What do you think? Your comments are more than welcome.People certainly are polarized when it comes to HDR. Either they love it or they hate it, and within those camps there are those who disparage anything not realistic and others who are captivated by the surrealistic or more extreme treatments.
In my humble opinion, the HDR concept is a valid approach to rendering an artist's (a photographer or pixel manipulator can be an artist) vision. The current software offerings have made creating HDR images available to the masses. There will be good ones and there will be bad ones and there will be ones you like and others you dislike.
An almost perfect analogue is typography. Everybody and his brother (or sister) who has MS Word has the tools to be a typographer. How few of them have the vision.
Ansel Adams was doing HDR's in 1939. He compressed 7 or 8 zones of light values into the 5 or so that could be reproduced on paper. Are there those who don't appreciate or like his work? Undoubtedly. Do some people think his technique was flawed? Sure. Does anyone doubt for a moment that he saw through an artist's eyes? I don't believe so.
Can one criticize technique? Absolutely. But is it fair to criticize an artist's vision?
HDR is just a medium. An art form. HDR is to digital photography as oil or chalk-and-charcoal is to painting. I for one enjoy seeing the results when a real artist creates an HDR image. And I'm going to keep trying too. One day, maybe, some of my images will match what I see inside my head.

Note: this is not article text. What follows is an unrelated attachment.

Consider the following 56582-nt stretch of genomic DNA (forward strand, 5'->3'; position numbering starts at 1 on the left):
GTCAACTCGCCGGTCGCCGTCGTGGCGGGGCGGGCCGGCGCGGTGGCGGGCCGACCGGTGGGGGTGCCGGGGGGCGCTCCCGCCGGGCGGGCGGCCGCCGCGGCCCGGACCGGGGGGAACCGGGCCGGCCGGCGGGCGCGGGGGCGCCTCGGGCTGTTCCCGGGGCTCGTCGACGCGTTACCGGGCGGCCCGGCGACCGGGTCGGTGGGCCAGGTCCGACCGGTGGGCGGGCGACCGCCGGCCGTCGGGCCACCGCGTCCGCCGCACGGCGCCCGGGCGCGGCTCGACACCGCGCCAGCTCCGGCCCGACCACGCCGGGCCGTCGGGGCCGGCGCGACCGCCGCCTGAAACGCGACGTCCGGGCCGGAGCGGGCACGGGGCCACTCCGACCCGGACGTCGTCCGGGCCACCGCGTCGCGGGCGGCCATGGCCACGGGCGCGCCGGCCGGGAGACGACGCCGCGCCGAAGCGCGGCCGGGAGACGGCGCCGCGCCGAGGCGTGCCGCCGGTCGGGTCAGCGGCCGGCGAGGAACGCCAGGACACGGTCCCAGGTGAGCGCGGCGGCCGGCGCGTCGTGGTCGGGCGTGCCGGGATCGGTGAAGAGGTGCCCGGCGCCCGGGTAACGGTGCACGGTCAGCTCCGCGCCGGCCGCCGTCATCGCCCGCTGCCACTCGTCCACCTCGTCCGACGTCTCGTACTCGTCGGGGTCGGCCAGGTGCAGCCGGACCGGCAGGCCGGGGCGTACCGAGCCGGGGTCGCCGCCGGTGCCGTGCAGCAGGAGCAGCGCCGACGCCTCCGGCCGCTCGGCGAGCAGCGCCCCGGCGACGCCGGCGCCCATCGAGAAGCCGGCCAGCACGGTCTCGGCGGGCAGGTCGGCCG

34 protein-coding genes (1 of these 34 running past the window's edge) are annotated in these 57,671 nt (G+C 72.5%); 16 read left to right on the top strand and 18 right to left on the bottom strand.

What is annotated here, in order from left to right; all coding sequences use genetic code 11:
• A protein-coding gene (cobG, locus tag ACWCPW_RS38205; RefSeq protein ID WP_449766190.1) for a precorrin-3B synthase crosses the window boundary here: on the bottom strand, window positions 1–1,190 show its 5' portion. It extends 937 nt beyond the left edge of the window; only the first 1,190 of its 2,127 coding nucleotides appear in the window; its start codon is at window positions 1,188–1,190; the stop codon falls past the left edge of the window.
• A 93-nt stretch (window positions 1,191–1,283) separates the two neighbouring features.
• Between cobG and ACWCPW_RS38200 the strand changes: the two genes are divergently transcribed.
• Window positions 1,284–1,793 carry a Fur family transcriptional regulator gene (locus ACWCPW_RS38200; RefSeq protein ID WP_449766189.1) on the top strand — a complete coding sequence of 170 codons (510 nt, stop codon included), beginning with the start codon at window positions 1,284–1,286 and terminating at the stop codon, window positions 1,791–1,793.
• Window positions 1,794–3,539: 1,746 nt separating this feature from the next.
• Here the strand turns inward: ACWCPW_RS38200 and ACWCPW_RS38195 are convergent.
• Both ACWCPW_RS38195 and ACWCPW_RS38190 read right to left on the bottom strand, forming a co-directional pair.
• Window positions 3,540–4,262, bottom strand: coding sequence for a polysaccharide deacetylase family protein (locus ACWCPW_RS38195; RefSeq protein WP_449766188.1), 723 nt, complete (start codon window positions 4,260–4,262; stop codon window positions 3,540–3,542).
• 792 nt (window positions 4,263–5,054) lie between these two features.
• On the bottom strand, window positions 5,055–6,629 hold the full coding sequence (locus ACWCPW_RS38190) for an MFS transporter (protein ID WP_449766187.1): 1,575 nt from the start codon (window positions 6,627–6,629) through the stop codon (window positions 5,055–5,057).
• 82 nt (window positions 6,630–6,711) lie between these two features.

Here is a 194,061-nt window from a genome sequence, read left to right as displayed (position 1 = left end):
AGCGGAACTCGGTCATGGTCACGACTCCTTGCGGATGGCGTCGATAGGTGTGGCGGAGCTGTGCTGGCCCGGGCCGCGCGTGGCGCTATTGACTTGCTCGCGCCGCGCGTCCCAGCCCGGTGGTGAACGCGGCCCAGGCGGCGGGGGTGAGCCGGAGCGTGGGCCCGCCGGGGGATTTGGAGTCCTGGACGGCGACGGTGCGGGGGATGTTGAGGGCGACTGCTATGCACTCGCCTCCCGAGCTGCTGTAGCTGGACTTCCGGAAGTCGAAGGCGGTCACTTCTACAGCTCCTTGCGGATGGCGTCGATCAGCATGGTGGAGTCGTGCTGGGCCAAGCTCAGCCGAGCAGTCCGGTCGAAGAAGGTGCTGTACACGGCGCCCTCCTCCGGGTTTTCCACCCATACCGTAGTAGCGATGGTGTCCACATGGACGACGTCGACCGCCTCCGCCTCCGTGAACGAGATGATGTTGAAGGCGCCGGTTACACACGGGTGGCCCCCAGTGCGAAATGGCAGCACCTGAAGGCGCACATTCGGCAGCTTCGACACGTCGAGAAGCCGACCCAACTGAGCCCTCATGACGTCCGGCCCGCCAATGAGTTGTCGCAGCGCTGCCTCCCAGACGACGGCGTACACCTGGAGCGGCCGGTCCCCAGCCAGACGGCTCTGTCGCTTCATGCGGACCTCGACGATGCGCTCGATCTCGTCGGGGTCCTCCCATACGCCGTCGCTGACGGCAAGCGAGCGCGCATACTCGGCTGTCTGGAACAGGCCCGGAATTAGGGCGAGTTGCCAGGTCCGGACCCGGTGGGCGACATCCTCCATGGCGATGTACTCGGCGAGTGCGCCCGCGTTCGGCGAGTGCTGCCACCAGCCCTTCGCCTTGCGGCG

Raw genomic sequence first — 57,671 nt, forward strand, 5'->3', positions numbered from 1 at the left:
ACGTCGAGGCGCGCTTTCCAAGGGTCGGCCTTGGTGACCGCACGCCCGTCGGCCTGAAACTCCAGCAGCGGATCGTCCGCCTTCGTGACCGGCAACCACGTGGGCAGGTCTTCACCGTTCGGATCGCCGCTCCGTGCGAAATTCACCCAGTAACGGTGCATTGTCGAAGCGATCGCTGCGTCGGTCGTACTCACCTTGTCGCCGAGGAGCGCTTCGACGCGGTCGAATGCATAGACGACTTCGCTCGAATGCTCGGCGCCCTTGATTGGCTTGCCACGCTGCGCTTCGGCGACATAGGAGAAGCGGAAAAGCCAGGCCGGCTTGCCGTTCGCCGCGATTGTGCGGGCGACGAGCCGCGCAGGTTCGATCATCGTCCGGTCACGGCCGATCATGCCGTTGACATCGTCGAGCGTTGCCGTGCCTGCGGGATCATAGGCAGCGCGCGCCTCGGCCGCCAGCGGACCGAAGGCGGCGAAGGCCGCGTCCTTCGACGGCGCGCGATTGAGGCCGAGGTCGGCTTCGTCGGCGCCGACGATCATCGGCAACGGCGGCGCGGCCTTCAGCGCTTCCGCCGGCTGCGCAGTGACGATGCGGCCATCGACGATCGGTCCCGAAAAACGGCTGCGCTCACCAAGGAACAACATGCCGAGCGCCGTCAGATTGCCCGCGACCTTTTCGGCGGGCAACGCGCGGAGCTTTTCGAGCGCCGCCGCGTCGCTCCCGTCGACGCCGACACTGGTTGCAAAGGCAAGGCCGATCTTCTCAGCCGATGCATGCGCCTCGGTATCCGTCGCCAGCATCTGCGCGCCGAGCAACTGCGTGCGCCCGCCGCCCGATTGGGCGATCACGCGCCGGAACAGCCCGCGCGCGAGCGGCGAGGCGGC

What's it all about?
This blog is about photography and photoediting. Its purpose is to provide hints and tips and links to interesting and useful resources for digital photographers, regardless of their level of expertise or experience. It is aimed at people who use digital SLR cameras and who process their images using the latest versions of Adobe Photoshop and Adobe Photoshop Lightroom.
The author of this blog is Glenn Springer and you can read more about him at his web portal at faczen.com. Information on workshops, and links to everything is at photography.to. Glenn's original blog, which is an ongoing journal of his photographic meanderings goes back to 2006 and contains many additional hints and tips, as well as representative images that he has made. Gallery quality prints are available through his Smugmug gallery site. It is an interesting place to visit to see a variety of quality images, as well as an ongoing general journal of photos going back several years.
Photography workshops are scheduled every few weeks starting in the Spring. For an overview of what's happening, please visit the photography.to website.
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